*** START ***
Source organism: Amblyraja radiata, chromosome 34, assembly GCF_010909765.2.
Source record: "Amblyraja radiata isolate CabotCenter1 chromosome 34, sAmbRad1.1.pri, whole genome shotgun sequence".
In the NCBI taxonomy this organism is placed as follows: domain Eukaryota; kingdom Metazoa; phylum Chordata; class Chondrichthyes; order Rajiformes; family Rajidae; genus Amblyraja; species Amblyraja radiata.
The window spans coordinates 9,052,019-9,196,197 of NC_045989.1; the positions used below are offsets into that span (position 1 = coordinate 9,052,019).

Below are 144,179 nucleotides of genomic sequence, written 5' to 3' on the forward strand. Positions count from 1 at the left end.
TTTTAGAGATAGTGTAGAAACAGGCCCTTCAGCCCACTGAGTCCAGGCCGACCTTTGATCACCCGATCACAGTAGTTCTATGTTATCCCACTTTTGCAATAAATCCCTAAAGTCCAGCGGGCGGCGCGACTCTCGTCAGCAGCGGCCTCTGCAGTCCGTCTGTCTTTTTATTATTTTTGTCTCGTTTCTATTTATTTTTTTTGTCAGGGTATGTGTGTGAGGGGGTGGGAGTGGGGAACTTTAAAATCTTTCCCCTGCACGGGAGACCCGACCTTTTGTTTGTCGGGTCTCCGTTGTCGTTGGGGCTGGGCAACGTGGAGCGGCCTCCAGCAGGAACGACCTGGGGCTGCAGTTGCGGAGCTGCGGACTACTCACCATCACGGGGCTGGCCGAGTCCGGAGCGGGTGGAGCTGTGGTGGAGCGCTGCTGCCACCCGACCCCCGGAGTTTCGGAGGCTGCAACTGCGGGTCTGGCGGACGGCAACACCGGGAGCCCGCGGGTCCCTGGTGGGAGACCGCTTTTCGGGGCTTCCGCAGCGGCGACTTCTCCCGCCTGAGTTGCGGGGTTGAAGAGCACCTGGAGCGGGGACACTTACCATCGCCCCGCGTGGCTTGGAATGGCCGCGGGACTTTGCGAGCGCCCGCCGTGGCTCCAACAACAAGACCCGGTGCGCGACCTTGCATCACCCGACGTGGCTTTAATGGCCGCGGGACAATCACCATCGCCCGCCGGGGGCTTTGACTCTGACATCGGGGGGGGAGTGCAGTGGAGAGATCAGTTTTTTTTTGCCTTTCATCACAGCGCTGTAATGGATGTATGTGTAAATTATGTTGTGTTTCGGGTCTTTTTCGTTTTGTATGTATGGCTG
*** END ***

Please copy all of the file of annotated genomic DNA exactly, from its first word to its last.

Source organism: Amblyraja radiata, chromosome 34, assembly GCF_010909765.2.
Source record: "Amblyraja radiata isolate CabotCenter1 chromosome 34, sAmbRad1.1.pri, whole genome shotgun sequence".
In the NCBI taxonomy this organism is placed as follows: domain Eukaryota; kingdom Metazoa; phylum Chordata; class Chondrichthyes; order Rajiformes; family Rajidae; genus Amblyraja; species Amblyraja radiata.
The window spans coordinates 9,052,019-9,196,197 of NC_045989.1; the positions used below are offsets into that span (position 1 = coordinate 9,052,019).

Below are 144,179 nucleotides of genomic sequence, written 5' to 3' on the forward strand. Positions count from 1 at the left end.
TTTTAGAGATAGTGTAGAAACAGGCCCTTCAGCCCACTGAGTCCAGGCCGACCTTTGATCACCCGATCACAGTAGTTCTATGTTATCCCACTTTTGCAATAAATCCCTAAAGTCCAGCGGGCGGCGCGACTCTCGTCAGCAGCGGCCTCTGCAGTCCGTCTGTCTTTTTATTATTTTTGTCTCGTTTCTATTTATTTTTTTTGTCAGGGTATGTGTGTGAGGGGGTGGGAGTGGGGAACTTTAAAATCTTTCCCCTGCACGGGAGACCCGACCTTTTGTTTGTCGGGTCTCCGTTGTCGTTGGGGCTGGGCAACGTGGAGCGGCCTCCAGCAGGAACGACCTGGGGCTGCAGTTGCGGAGCTGCGGACTACTCACCATCACGGGGCTGGCCGAGTCCGGAGCGGGTGGAGCTGTGGTGGAGCGCTGCTGCCACCCGACCCCCGGAGTTTCGGAGGCTGCAACTGCGGGTCTGGCGGACGGCAACACCGGGAGCCCGCGGGTCCCTGGTGGGAGACCGCTTTTCGGGGCTTCCGCAGCGGCGACTTCTCCCGCCTGAGTTGCGGGGTTGAAGAGCACCTGGAGCGGGGACACTTACCATCGCCCCGCGTGGCTTGGAATGGCCGCGGGACTTTGCGAGCGCCCGCCGTGGCTCCAACAACAAGACCCGGTGCGCGACCTTGCATCACCCGACGTGGCTTTAATGGCCGCGGGACAATCACCATCGCCCGCCGGGGGCTTTGACTCTGACATCGGGGGGGGAGTGCAGTGGAGAGATCAGTTTTTTTTTGCCTTTCATCACAGCGCTGTAATGGATGTATGTGTAAATTATGTTGTGTTTCGGGTCTTTTTCGTTTTGTATGTATGGCTG